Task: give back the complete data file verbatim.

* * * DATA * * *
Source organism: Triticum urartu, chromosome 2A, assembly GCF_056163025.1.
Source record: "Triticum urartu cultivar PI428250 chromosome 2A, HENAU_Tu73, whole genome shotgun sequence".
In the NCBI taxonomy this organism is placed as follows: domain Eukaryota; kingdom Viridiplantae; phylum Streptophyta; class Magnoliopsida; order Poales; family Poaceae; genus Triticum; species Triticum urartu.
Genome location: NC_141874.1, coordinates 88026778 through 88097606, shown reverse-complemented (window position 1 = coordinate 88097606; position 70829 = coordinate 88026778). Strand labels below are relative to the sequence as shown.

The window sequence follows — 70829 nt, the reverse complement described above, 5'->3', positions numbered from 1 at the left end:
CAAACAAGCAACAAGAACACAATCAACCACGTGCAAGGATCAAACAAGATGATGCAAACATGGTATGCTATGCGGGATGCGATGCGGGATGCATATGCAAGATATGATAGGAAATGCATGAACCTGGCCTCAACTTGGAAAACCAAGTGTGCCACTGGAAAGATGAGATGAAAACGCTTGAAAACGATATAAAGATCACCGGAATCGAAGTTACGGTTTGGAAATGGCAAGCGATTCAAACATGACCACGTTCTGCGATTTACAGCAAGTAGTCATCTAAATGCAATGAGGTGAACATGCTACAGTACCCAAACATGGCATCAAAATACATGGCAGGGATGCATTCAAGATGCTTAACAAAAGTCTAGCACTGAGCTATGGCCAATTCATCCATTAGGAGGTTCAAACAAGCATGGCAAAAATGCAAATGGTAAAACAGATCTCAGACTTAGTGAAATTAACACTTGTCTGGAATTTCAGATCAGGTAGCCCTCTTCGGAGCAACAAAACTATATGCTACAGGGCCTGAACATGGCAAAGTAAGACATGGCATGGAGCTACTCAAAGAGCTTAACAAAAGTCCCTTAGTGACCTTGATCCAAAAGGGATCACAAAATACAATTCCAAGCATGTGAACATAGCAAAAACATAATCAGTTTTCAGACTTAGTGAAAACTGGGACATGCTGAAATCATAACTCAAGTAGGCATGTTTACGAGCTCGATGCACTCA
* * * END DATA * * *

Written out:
Source organism: Triticum urartu, chromosome 2A, assembly GCF_056163025.1.
Source record: "Triticum urartu cultivar PI428250 chromosome 2A, HENAU_Tu73, whole genome shotgun sequence".
In the NCBI taxonomy this organism is placed as follows: domain Eukaryota; kingdom Viridiplantae; phylum Streptophyta; class Magnoliopsida; order Poales; family Poaceae; genus Triticum; species Triticum urartu.
Genome location: NC_141874.1, coordinates 88026778 through 88097606, shown reverse-complemented (window position 1 = coordinate 88097606; position 70829 = coordinate 88026778). Strand labels below are relative to the sequence as shown.

The window sequence follows — 70829 nt, the reverse complement described above, 5'->3', positions numbered from 1 at the left end:
CAAACAAGCAACAAGAACACAATCAACCACGTGCAAGGATCAAACAAGATGATGCAAACATGGTATGCTATGCGGGATGCGATGCGGGATGCATATGCAAGATATGATAGGAAATGCATGAACCTGGCCTCAACTTGGAAAACCAAGTGTGCCACTGGAAAGATGAGATGAAAACGCTTGAAAACGATATAAAGATCACCGGAATCGAAGTTACGGTTTGGAAATGGCAAGCGATTCAAACATGACCACGTTCTGCGATTTACAGCAAGTAGTCATCTAAATGCAATGAGGTGAACATGCTACAGTACCCAAACATGGCATCAAAATACATGGCAGGGATGCATTCAAGATGCTTAACAAAAGTCTAGCACTGAGCTATGGCCAATTCATCCATTAGGAGGTTCAAACAAGCATGGCAAAAATGCAAATGGTAAAACAGATCTCAGACTTAGTGAAATTAACACTTGTCTGGAATTTCAGATCAGGTAGCCCTCTTCGGAGCAACAAAACTATATGCTACAGGGCCTGAACATGGCAAAGTAAGACATGGCATGGAGCTACTCAAAGAGCTTAACAAAAGTCCCTTAGTGACCTTGATCCAAAAGGGATCACAAAATACAATTCCAAGCATGTGAACATAGCAAAAACATAATCAGTTTTCAGACTTAGTGAAAACTGGGACATGCTGAAATCATAACTCAAGTAGGCATGTTTACGAGCTCGATGCACTCA